Unlike most The Legend of Zelda titles, Link's Awakening is set outside the kingdom of Hyrule. It omits locations and characters from previous games, aside from protagonist Link and a passing mention of Princess Zelda. Instead, the game takes place entirely on Koholint Island, an isolated landmass cut off from the rest of the world. The island, though small, contains a large number of secrets and interconnected pathways.
In Link's Awakening, the player is given advice and directions by non-player characters such as Ulrira, a shy old man who communicates with Link exclusively by telephone. The game contains cameo appearances by characters from other Nintendo titles, such as Wart, Yoshi, Kirby, Dr. Wright (renamed Mr. Write) from the Super Nintendo version of SimCity, and the exiled prince Richard from Kaeru no Tame ni Kane wa Naru. Chomp, an enemy from the Mario series, was included after a programmer gave Link the ability to grab the creature and take it for a walk. Goombas from Super Mario Bros. also appear in underground side-scrolling sections; Link may land on top of them much as with Super Mario Bros., or he can attack them in the usual way: both methods yield different bonuses. Director Takashi Tezuka said that the game's "freewheeling" development made Link's Awakening seem like a parody of The Legend of Zelda series. Certain characters in the game break the fourth wall; for example, little children inform the player of game mechanics such as saving, but state that they do not understand their own advice.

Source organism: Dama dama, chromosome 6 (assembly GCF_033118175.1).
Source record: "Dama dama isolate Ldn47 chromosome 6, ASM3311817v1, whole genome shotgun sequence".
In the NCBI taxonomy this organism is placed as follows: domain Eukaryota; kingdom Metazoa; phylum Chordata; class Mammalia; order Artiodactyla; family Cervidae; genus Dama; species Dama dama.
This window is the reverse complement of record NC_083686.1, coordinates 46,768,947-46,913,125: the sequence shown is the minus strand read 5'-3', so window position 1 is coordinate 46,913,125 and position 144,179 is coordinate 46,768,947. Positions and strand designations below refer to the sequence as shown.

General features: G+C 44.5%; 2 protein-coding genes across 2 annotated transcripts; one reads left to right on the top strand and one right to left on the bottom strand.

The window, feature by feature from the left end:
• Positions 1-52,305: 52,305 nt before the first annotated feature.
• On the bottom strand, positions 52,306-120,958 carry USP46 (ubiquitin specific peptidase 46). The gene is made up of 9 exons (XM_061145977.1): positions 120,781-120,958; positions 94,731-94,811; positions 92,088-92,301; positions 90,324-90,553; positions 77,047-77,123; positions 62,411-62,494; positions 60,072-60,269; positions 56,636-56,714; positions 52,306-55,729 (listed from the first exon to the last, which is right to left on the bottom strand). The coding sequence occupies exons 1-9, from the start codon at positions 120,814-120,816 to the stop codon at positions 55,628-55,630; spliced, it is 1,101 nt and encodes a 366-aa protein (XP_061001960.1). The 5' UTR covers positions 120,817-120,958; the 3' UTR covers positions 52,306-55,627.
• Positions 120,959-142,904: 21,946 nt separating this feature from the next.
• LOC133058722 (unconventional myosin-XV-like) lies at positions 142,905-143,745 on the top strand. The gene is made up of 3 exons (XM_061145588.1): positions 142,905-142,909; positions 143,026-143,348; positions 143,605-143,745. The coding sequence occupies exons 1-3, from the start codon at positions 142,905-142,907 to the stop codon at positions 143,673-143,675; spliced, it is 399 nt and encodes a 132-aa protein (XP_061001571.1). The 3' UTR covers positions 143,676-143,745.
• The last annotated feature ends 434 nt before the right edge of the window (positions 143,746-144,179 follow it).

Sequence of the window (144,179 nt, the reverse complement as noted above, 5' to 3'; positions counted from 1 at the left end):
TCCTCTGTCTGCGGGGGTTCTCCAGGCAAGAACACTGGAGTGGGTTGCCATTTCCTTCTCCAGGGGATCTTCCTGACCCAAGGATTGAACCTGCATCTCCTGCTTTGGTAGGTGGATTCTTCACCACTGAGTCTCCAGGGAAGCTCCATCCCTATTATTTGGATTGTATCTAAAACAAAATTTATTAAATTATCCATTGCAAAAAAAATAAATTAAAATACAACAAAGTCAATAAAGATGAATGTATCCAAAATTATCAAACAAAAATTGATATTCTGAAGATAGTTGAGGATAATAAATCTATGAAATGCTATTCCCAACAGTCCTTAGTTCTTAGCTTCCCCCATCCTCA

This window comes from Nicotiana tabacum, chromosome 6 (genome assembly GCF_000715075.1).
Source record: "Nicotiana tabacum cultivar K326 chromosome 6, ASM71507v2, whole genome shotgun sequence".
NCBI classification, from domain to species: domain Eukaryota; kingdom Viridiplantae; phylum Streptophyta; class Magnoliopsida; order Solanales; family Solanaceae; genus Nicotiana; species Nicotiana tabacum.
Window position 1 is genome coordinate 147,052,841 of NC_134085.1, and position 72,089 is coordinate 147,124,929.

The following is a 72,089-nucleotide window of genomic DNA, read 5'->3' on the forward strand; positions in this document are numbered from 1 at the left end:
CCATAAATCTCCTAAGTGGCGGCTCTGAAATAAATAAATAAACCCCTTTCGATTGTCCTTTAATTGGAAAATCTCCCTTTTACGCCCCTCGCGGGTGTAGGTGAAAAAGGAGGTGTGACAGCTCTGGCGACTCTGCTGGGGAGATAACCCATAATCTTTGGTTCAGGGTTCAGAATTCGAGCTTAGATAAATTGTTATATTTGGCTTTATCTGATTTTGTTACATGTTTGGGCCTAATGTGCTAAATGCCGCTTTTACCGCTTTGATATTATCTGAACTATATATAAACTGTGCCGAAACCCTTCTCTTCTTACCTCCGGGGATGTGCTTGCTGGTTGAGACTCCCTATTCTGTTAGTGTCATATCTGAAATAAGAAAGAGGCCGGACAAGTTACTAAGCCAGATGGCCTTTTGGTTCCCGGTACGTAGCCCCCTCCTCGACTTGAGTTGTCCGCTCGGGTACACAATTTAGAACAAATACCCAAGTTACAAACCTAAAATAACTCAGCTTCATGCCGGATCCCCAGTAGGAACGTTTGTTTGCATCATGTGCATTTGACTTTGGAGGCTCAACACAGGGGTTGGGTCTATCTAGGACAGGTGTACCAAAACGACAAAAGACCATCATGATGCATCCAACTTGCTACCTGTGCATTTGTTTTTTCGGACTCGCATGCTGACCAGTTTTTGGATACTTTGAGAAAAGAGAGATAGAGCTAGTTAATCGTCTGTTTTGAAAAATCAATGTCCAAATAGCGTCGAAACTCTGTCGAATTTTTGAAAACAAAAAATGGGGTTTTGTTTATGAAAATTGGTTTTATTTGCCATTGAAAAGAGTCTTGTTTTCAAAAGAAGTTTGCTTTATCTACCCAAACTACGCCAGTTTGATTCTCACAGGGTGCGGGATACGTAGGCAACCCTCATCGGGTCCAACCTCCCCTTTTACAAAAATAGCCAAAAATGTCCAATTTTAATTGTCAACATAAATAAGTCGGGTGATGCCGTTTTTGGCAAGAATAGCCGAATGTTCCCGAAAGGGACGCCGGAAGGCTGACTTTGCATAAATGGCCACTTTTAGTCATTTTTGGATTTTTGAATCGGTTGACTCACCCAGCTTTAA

After the events of Oracle of Ages and Oracle of Seasons, the hero Link travels abroad to train for further threats. A storm destroys his boat at sea, and he washes ashore on Koholint Island, where he is taken to the house of Tarin and his daughter Marin. She is fascinated by Link and the outside world, and tells Link wistfully that, if she were a seagull, she would leave and travel across the sea. After Link recovers his sword, a mysterious owl tells him that he must wake the Wind Fish, Koholint's guardian, in order to return home. The Wind Fish lies dreaming in a giant egg on top of Mt. Tamaranch, and can only be awakened by the eight instruments of the Sirens.